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Hadrami Awakening: Community and Identity in the Netherlands East
by Natalie Mobini-Kesheh
SEAP, Cornell University, Ithaca, New York, 1999. Pp. 174.
Illus. Notes. Glossary. Bibliog. Pb. £17. ISBN 0 87727 727 3.
From the late eighteenth century Hadhramis started to migrate in
significant numbers to Southeast Asia, adding a new dimension to
their existing diaspora along the Red Sea and East African coast.
During the following century Hadhrami settlements emerged throughout
the Malay-Indonesian archipelago, especially in the major trading
centres along the north coast ofJava. By 1900 there were some 27,000
Arabs (mostly Hadhrami) in the Dutch East Indies, and by 1942, on
the eve of Japanese occupation, the Arab population of the colony is
thought to have numbered about 80,000.
Migration to the East Indies involved a transition from a largely
barren land, bedevilled by tribal warfare, to a flourishing
plantation economy Hadhramis were ever resilient, but several
factors facilitated their integration with local society: almost all
migrants were men, so there was a high rate of intermarriage with
indigenous women; they professed the same religion as the local
population, and not a few of them were say yids claiming
descent from the Prophet.
This study examines the issues of identity and community which
confronted Hadhramis in the Indies during the first half of the 20th
century. The onset of modernity raised urgent and complex questions.
Did traditional social status matter? How could the religion of
Islam be made relevant to the modern world? What kind of education
would best equip Hadhrami children to succeed in that world? Were
Hadhramis to identify themselves as Muslims or Arabs; with their
homeland or with their host country? Hadhrami responses to these
questions during the period known to contemporary writers as al-nahdhah
al-hadhramiyyah, or the Hadhrami ‘awakening’, form the
substance of this work. Hadhrami identity helped to shape and was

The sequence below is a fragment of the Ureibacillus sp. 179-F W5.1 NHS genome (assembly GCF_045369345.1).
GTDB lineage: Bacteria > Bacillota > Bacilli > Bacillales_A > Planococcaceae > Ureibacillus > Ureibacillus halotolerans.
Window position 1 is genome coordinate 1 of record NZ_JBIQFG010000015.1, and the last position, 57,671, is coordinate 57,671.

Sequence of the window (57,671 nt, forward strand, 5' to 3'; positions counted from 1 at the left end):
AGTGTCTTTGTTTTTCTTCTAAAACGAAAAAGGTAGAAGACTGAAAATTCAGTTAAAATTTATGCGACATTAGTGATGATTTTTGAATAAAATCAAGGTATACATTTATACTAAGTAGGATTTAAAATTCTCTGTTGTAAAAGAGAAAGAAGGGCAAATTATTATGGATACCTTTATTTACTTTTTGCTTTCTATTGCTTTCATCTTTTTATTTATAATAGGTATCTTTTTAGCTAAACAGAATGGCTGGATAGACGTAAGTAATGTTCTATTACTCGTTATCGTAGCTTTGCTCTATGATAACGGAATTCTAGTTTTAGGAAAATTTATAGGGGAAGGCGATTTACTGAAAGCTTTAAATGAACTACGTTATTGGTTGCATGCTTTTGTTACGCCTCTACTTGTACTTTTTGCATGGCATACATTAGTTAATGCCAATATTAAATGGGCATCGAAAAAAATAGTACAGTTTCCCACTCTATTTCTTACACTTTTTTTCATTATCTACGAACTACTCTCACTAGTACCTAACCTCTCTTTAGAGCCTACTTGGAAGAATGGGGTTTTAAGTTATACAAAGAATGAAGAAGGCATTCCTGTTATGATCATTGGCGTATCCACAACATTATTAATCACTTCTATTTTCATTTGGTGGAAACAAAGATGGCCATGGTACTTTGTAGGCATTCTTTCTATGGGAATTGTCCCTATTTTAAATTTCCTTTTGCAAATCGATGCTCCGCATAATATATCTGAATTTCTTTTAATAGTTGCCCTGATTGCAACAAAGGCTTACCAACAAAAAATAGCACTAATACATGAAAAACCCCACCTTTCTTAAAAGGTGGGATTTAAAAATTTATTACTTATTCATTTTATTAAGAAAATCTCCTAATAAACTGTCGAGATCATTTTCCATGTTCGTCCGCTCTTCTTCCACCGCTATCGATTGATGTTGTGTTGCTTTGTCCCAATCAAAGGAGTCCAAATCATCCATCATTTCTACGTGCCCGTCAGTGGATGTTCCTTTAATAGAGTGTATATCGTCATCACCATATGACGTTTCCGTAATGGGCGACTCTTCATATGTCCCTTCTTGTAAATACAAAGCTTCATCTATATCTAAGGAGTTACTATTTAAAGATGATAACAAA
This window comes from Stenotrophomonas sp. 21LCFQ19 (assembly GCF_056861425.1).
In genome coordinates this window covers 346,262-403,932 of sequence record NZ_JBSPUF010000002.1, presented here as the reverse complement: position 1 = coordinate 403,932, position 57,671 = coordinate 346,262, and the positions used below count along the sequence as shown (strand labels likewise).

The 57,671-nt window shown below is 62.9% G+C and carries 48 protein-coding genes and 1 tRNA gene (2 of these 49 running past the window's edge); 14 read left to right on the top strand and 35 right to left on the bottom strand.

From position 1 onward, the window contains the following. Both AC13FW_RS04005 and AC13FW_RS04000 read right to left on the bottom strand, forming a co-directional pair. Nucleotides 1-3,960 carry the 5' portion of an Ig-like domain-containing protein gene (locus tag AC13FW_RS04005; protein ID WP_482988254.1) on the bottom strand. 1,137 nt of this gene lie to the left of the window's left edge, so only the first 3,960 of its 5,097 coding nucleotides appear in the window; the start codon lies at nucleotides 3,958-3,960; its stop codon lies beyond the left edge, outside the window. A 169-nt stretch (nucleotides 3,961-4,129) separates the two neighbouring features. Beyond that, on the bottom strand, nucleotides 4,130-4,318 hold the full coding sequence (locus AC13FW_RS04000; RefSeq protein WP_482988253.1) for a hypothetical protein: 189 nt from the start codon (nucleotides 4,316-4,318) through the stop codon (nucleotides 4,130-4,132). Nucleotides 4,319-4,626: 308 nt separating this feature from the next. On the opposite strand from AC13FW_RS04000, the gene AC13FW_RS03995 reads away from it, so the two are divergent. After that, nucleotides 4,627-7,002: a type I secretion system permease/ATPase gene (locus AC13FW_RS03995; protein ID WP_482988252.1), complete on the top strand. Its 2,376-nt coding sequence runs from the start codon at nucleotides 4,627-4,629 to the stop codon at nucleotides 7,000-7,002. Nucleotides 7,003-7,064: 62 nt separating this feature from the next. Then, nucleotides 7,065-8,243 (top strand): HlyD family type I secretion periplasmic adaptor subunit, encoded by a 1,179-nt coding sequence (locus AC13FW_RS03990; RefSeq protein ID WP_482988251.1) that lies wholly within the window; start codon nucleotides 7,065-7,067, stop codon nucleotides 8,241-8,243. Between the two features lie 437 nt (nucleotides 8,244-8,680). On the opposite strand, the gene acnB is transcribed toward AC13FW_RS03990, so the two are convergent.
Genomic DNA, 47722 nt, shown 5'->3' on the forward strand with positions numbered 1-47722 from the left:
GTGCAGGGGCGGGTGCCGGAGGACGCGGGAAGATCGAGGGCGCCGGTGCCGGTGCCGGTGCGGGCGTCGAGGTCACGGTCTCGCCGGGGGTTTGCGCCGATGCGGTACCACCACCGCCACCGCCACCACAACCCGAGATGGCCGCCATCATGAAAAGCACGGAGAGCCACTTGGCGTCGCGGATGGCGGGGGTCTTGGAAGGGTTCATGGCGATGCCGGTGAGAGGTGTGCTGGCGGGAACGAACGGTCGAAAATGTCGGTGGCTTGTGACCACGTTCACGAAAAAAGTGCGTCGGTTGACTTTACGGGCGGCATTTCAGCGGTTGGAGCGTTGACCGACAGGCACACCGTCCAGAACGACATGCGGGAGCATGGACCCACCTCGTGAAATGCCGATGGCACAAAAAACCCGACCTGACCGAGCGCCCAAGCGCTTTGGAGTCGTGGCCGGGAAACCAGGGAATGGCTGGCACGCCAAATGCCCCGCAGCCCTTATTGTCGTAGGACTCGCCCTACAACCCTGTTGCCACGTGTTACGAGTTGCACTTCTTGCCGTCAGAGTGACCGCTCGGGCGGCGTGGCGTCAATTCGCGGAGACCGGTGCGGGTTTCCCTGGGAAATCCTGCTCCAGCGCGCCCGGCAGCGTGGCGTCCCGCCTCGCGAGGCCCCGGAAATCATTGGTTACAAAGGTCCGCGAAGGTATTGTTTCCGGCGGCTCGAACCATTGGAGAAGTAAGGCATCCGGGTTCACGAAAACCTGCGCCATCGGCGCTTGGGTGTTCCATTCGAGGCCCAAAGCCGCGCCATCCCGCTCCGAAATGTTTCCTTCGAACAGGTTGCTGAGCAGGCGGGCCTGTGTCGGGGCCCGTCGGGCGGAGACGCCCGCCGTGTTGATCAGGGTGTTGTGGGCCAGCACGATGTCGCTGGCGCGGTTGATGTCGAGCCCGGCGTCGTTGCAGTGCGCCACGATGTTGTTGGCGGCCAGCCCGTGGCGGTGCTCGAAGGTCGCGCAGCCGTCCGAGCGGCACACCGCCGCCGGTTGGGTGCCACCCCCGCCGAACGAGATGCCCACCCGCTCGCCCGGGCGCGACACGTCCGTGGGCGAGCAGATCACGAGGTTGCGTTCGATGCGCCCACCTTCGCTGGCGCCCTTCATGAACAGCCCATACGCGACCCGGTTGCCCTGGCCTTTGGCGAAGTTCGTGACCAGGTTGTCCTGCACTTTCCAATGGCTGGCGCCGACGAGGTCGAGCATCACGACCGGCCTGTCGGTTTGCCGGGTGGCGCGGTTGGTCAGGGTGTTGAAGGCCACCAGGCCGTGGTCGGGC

itself shaped by shifting patterns of identification in the host
society: the emergence, for example, of an ethnically defined
nationalism among Indonesians from the mid-1910s meant that
Hadhramis were now seen more as ‘foreigners’ than as fellow
Muslims. This sharpened Hadhramis’ sense of separateness (already
institutionalised by the Dutch colonial policy of segregating and
imposing travel restrictions on Arabs and Chinese) and was a
decisive factor in compelling them to turn to their homeland as a
source of identity. This pattern was reversed in the 1930s, when a
group of young Hadhrami muwalladin (locally-born and usually
of mixed parentage) chose to proclaim Indonesia as their homeland,
thus winning acceptance by Indonesian nationalists.
The nahdhah, led by the newly emergent elite, embodied
newspapers, journals, and a rapidly expanding network of voluntary
associations and modern schools. But it also gave rise to a
protracted ideological dispute - the ‘Alawi-Irshadi conflict -
centred on the social status and religious authority claimed by the
‘Alawis (sayyids) but disputed by the Irshadis as a
perverse anomaly (their view being influenced by the Egyptian-led
movement of Islamic Reformism with its emphasis on Muslim equality).
Despite this dispute, the core achievement of the nahdhah was
the establishment of an educational system aimed at turning a new
generation of Hadhramis into devout, self-reliant Muslims with a
knowledge of both Arabic and European languages, and with the basic
vocational skills that they would need as traders and businessmen.
The system (modelled closely on the example of the pace-setting
Chinese) also inculcated a territorial patriotism (wataniyyah) focused
on the Hadhrami homeland, whose welfare and development it was the
community’s moral duty to support; and the wealth remitted from
South-east Asia between the wars is still manifest in the mud-brick
palaces and tower houses of Wadi Hadhramaut. When Indonesia achieved
independence most people of Hadhrami descent accepted Indonesian
nationality, and Hadliramaut was relegated to the ‘land of the
This thoughtful, richly informed study is the fruit of wide
reading and painstaking research. It is written with assurance and
refreshing lucidity, and is a valuable addition to existing studies
on the Hadhrami diaspora. It incorporates the author’s paper in Hadrami
Scholars. Traders and Statesmen in the Indian Ocean 1 750s- 1960s (edited
by U. Freitag and W G. Clarence-Smith, Brill, 1997) but not, alas, a
map of the Malay-Indonesian archipelago which would have been
helpful to readers less familiar with this region. Lastly, two minor
points: the first European to enter Tarim since Leo Hirsch in 1893
was Lieut. -Colonel the Hon. M. T. Boscawen (who visited Shibam and
Tarim in 1929) not Van der Meulen as stated on p. 108; and Salih Bin
‘Abdat’s son who ruled al-Ghurfah from 1939 was Ubayd, not Salih
as stated in note 55, p. 118.